Jan. 31 (Bloomberg) -- Bank of Nova Scotia and Toronto-Dominion Bank economists today pushed back their predictions for an increase in the central bank’s 1 percent policy rate, citing weaker economic growth prospects.
Scotiabank vice-president of economics Derek Holt today moved his rate-increase prediction to “early” in 2015 from a prior forecast of the first quarter of next year. TD Securities economists including David Tulk moved their prediction to January 2014 from October of this year.
The benchmark overnight rate has been unchanged since September 2010 in the longest pause since the 1950s as weak global demand curbs exports. Governor Mark Carney, who leaves June 1 to lead the Bank of England a month later, said Jan. 23 the case for an increase is “less imminent” while cutting his 2013 growth forecast to 2 percent from 2.3 percent.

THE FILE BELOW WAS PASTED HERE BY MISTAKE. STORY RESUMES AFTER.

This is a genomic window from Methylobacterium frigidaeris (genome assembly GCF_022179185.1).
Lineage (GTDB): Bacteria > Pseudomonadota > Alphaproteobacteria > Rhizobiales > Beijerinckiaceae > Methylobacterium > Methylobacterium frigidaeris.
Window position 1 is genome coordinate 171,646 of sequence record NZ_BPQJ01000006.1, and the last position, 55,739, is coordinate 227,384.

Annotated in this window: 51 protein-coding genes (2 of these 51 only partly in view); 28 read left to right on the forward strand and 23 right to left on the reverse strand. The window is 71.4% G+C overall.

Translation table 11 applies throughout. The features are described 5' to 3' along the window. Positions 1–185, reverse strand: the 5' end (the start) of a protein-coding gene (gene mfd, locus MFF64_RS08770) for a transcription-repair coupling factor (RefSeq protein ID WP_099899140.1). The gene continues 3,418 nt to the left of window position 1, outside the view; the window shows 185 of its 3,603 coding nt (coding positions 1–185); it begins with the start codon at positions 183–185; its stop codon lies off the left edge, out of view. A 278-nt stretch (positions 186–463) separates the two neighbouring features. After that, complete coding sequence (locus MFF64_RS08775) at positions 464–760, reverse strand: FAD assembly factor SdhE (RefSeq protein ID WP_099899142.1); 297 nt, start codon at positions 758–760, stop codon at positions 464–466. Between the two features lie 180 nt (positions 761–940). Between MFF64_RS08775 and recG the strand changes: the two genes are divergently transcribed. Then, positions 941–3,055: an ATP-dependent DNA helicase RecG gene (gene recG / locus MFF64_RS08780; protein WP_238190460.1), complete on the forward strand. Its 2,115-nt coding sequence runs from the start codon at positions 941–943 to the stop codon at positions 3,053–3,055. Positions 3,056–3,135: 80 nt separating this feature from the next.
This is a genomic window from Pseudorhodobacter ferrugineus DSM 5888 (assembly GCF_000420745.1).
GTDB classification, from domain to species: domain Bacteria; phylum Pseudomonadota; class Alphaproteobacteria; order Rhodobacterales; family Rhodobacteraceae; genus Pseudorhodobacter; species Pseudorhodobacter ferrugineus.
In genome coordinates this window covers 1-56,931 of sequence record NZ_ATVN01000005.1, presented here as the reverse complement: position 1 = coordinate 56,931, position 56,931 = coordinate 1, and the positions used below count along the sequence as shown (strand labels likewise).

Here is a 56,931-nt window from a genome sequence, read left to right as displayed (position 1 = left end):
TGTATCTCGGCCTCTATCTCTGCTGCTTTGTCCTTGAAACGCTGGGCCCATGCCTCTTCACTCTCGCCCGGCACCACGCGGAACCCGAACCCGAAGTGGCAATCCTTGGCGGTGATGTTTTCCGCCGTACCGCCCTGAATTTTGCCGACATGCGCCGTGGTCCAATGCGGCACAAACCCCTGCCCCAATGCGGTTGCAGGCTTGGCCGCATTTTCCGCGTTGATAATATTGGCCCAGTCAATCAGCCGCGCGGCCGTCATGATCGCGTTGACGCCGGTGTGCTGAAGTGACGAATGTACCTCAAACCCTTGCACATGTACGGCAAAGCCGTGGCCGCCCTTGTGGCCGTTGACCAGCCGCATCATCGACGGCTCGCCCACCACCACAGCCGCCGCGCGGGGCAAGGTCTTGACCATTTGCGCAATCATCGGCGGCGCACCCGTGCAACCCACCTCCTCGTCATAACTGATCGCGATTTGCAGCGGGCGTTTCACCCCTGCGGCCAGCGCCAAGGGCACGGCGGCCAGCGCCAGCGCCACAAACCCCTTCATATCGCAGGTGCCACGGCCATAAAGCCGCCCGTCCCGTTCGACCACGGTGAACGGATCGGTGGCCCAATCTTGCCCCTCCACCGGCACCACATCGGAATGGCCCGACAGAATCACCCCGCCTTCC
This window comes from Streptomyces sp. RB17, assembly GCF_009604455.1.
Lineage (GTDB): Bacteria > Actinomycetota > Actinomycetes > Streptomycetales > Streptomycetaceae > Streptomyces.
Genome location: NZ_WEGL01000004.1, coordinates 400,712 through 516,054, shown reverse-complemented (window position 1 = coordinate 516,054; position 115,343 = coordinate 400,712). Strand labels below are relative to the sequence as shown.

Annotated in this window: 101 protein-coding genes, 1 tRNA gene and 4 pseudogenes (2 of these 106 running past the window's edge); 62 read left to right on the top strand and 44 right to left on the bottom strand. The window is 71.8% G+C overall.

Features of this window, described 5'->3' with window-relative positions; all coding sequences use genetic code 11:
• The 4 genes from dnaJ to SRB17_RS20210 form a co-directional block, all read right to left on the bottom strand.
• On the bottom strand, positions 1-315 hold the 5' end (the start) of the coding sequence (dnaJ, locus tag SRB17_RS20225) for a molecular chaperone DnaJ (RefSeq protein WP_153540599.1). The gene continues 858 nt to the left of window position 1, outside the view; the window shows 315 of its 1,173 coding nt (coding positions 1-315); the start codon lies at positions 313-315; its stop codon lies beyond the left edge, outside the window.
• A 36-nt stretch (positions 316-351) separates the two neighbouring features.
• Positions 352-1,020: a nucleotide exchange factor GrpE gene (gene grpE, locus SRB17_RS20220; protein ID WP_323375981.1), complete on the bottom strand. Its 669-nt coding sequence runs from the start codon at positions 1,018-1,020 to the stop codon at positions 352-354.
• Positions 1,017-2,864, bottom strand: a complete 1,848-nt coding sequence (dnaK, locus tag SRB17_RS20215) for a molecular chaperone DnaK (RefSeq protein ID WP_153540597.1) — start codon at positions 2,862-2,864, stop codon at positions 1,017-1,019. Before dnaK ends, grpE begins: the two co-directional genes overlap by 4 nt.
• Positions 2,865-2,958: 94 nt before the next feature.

“We have greater conviction that Canadian growth is going to underperform U.S. growth and the bank’s forecast,” Holt said in a telephone interview. The U.S. Federal Reserve may keep rates unchanged until mid-2015 and it would be “exceptionally difficult for the Bank of Canada” to raise borrowing costs much sooner, Holt said.
Statistics Canada said today that the economy grew 0.3 percent in November. That combined with a 0.1 percent October expansion suggests fourth-quarter growth may be about 1 percent at annualized rates, according to Robert Kavcic, a Bank of Montreal economist.
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